One year, I gave a student named *Audrey a B for the year. A few days after I entered grades into the school’s reporting system, summer time was in full swing. I was absorbed with my 8 month old daughter when I checked my school email and found three messages from Audrey’s mom saying that it’s urgent I call her. I put my daughter to bed early that night so I could give this mother my undivided attention, thinking that her situation was dire. I immediately regretted the call when I realized it was about Audrey’s class placement. I will paraphrase the conversation: I needed to place Audrey in an honors English class because it’s what her daughter wanted. Audrey was so disappointed to discover that she didn’t qualify. So it was the same message that I predicted many times before. In the end, my school’s Administration had Audrey’s parents sign a document stating that she could take the honors level class despite the school’s recommendation. Audrey was placed where she wanted to be and resolved her disappointment.
But the problem didn’t go away for anyone. Audrey was disappointed every year thereafter that she wasn’t placed in an honors or advanced English class. And every year her mother went to bat for her to be moved into them. Her mom always won her class placement campaigns, so Audrey was placed in her desired classes throughout high school. You might be thinking that Audrey’s problem was solved each year, but by her senior year, she was so anxiety-ridden from the pressure of these challenging courses that her mother was calling our Administration monthly, describing how stretched her daughter felt and how lost and intimidated she felt in her classes. She claimed that Audrey’s teachers didn’t “get” her kid, and that made her child miserable in class. As a teacher, I think her mom should have let Audrey ride out her disappointment that summer after her freshman year, but as a parent, I think I want to “help” our kids navigate life.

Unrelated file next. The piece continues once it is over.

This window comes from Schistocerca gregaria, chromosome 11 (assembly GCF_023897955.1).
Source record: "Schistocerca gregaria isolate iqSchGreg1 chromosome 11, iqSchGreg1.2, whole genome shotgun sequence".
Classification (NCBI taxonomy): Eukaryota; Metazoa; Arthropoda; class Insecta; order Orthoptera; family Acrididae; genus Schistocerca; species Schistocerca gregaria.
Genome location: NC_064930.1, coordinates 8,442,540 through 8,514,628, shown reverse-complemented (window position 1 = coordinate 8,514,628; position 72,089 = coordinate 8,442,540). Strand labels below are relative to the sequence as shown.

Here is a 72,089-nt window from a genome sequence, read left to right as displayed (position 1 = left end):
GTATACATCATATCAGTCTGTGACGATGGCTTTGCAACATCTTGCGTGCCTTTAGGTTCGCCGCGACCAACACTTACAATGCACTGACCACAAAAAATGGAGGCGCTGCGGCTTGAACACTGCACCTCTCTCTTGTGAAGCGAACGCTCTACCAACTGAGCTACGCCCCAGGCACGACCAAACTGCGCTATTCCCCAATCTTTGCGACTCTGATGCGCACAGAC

Just yesterday I walked my kids along a rocky trail that leads to a pretty field and playground. We were not familiar with this trail so I told my 9 and 3 year old to look closely at the rocks and only climb on ones that weren’t too big or dangerous for them. Basically, they could only climb on ones that didn’t require my help. Many times during the walk, my 3 year old was frustrated and disappointed that he couldn’t climb the biggest rocks that came his way, that he had to stick to smaller ones. I resisted the urge to help him because I knew that holding him up on every rock he liked would shorten our time at the playground, which I knew he would love. We made it to the playground quickly and he was happy he “found” it. Later, he even proudly told his dad that he climbed rocks all by himself and found the playground all by himself. This had me thinking: if we help kids sprint from one inappropriate rock to another, there’s a good chance that they may not feel authentic success or reap the benefits of endurance. Their ultimate happiness, not their instant gratification, should guide our actions when we advocate for our kids. Perhaps the best thing to do is allow kids to sometimes feel disappointment so they can develop resilience, grit, and self -worth, -life-long traits that no amount of disappointment can erase.
*The name Audrey is purely fictional.